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Should Taylor walk away?

17
Oct

Jermain Taylor was knocked out in the final seconds of the final round of a fight for the second consecutive time when Arthur Abraham flattened him in Berlin, Germany on Saturday. Taylor, who was counted out with only six seconds remaining in the first-round bout of the Super Six World Boxing Classic, must now consider if he should continue with the 168-pound tournament. Photo / Marianne Mueller

Jermain Taylor should never have been in the Super Six Boxing Classic. And after what happened on Saturday, it might behoove him to pull out.

Taylor acquitted himself reasonably well against Arthur Abraham for 11 rounds and 2:54 minutes in the first round of the super middleweight tournament in Berlin, Germany. He would’ve lost a unanimous decision but at least he fought back until the end.

And then Taylor degenerated into  well, Taylor.



For the second consecutive fight, the former middleweight titleholder from Little Rock, Ark., was knocked out in the final seconds, this time by one punch from Abraham that sent Taylor into unconsciousness and ended matters with six seconds remaining in the fight.

In April, Taylor lost a fight he was winning when he was stopped by Carl Froch with 14 seconds to go. He also has lost four of his past five fights, three by knockout, all of which probably would end the career of most fighters.

And now he has to fight two more times in the opening round of the tournament? How awkward.

Some have already called for Taylor to pull out the competition, which is reasonable. They would argue that three brutal knockouts and a series of setbacks in two years is enough punishment for any fighter to absorb.

Clearly, Taylor and his handlers have some thinking to do. On one hand, he signed on for at least three fights and the healthy payday that goes with them. It wouldn’t be easy to walk away. On the other hand, how much more of this can he take?

Taylor is scheduled to face Andre Ward in his next Super Six fight early next year. That matchup could be a blessing if he remains in the competition. Ward, who faces Mikkel Kessler in his first-round fight Nov. 21, probably will be favored over Taylor but isn’t the physical beast that Abraham, Froch and Kelly Pavlik are. The guess here is that Ward would win a decision.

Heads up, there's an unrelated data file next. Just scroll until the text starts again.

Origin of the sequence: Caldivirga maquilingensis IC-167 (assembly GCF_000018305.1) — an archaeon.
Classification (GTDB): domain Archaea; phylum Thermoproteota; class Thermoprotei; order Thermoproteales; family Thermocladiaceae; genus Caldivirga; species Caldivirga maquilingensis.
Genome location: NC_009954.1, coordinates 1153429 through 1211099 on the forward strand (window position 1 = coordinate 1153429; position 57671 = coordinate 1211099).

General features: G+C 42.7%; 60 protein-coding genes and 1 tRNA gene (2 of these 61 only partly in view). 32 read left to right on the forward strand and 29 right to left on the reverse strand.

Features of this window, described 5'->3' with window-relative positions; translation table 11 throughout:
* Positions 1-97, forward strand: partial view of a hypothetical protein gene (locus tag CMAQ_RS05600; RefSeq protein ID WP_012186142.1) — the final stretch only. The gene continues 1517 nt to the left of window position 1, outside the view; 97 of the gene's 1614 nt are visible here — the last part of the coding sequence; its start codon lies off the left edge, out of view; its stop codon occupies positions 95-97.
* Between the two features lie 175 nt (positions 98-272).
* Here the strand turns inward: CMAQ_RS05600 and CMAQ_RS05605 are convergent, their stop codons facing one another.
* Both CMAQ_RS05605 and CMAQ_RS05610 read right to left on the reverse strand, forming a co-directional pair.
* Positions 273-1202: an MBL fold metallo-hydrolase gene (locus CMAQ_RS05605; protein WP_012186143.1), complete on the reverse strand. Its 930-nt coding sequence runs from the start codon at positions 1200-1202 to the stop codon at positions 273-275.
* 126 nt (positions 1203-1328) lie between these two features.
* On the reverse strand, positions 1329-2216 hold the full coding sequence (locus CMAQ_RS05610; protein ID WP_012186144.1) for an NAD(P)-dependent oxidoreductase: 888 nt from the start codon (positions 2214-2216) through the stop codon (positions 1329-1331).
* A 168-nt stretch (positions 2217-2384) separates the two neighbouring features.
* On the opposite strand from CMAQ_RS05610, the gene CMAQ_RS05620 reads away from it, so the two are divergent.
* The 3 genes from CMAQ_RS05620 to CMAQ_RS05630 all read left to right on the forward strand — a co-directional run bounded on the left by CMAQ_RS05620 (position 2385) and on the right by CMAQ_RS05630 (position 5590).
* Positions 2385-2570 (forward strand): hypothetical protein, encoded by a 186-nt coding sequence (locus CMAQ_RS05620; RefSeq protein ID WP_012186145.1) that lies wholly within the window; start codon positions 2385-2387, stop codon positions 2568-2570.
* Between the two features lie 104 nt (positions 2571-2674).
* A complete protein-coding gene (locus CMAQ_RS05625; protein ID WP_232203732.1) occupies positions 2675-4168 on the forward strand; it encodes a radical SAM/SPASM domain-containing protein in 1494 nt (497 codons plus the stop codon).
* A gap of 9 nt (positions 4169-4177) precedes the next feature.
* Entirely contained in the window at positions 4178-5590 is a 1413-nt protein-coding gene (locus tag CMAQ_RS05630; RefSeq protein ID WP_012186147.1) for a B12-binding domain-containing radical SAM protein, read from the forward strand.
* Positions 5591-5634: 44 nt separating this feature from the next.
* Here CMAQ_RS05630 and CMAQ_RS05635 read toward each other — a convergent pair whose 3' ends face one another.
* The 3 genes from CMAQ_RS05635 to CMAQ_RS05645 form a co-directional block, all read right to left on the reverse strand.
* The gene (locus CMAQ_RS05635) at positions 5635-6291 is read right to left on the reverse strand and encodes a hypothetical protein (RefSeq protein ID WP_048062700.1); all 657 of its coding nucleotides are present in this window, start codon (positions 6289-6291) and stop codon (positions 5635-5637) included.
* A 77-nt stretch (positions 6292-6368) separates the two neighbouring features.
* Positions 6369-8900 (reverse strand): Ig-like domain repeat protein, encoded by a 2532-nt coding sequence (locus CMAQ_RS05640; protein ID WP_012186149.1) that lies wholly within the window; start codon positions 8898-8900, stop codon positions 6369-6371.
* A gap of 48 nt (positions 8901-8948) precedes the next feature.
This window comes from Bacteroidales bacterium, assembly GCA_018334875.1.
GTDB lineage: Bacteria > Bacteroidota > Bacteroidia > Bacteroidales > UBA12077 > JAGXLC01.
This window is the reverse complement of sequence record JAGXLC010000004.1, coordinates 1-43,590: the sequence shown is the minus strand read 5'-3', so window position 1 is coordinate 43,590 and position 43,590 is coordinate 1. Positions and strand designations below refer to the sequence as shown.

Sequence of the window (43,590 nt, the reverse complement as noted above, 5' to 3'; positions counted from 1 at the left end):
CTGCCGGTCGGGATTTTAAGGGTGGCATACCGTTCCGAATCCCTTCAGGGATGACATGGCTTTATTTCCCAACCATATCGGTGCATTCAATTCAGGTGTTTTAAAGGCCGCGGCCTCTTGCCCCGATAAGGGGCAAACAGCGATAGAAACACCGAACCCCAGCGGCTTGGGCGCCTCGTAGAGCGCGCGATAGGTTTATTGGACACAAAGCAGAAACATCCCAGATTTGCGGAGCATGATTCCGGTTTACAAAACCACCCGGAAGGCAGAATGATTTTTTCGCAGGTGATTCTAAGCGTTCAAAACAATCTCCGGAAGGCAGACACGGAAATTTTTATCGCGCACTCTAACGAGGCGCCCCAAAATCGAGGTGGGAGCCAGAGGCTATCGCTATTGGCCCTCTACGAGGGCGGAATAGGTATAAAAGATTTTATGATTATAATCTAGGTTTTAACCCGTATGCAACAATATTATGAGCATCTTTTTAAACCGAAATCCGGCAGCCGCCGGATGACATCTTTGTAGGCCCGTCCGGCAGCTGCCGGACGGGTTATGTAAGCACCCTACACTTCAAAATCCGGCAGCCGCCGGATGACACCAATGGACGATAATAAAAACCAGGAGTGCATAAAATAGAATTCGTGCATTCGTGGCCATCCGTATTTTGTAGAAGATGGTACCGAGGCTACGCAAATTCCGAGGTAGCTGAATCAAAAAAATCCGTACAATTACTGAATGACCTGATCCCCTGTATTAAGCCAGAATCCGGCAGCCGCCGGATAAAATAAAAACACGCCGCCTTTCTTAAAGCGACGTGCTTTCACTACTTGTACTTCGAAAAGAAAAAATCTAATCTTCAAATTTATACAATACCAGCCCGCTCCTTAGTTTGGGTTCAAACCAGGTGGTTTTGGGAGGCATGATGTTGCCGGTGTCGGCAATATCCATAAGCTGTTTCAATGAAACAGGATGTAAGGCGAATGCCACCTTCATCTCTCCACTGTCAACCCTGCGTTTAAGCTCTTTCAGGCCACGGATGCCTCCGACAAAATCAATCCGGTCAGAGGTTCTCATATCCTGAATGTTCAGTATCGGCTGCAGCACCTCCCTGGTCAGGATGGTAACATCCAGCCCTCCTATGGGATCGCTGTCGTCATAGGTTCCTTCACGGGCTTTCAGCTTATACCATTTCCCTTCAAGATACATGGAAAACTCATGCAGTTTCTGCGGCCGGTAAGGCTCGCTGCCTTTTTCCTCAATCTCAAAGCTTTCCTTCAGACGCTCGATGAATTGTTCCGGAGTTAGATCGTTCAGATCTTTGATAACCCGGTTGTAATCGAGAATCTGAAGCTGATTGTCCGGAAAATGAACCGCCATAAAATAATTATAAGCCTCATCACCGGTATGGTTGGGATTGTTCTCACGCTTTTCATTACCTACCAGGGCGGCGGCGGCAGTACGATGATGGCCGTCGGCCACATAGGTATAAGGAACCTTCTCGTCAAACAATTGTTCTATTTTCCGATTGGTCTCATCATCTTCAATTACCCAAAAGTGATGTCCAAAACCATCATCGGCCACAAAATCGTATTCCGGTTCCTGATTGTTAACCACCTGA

Imagine for a second that Taylor suffers another knockout loss, though. His next opponent? Kessler, perhaps the most-complete, most-feared fighter among the six. If Ward stops Taylor, there would be no way his handlers could justify feeding him to the accomplished Dane.

The fact that Taylor must fight Ward is unsettling enough. The thought of him fighting Kessler after another knockout seems almost criminal.

However, let’s look at the positive. Taylor did well against Abraham in the early rounds and, while he faded again to some degree, he was competitive until the final seconds against a physical brute who I think will win the tournament championship. The scores through 11 rounds were 105-103, 106-102 and 107-102 in favor of Abraham, which was a large lead but not an utter embarrassment.

Indeed, had Taylor managed to avoid Abraham’s big right in the closing seconds, we’d probably be saying, “Well, he did OK. He did better than we expected.”

Perhaps Taylor will have too much experience for Ward and manage to win, or at least give a good account of himself and finish the fight on his feet. Then a fight with Kessler wouldn’t seem so out of line.

As I wrote that, though, it seemed like fantasy. Taylor (28-4-1, 17 knockouts) seems to be a damaged fighter who is in over his head in this tournament. He might be wise to walk away now rather than risk serious injury. No one would criticize him for it.

Abraham, meanwhile, was impressive. The Germany-based Armenian started slowly, as expected, but picked up his attack midway through the fight and began to dominate Taylor. And the finish was nothing short of spectacular, a straight right through Taylor’s guard that knocked him down and out cold.

I saw nothing in that fight that would make me change my mind about Abraham (31-0, 25 KOs). I still believe he will win the tournament and become a worldwide star, although that’s what I thought Taylor would become after he twice beat Bernard Hopkins.

So who knows what might happen in Abraham’s next two fights, against Andre Dirrell and Froch?

“This is boxing,” Taylor said. “You gotta expect the worst. It’s a hard sport.”

He would know.

Michael Rosenthal can be reached at [email protected]

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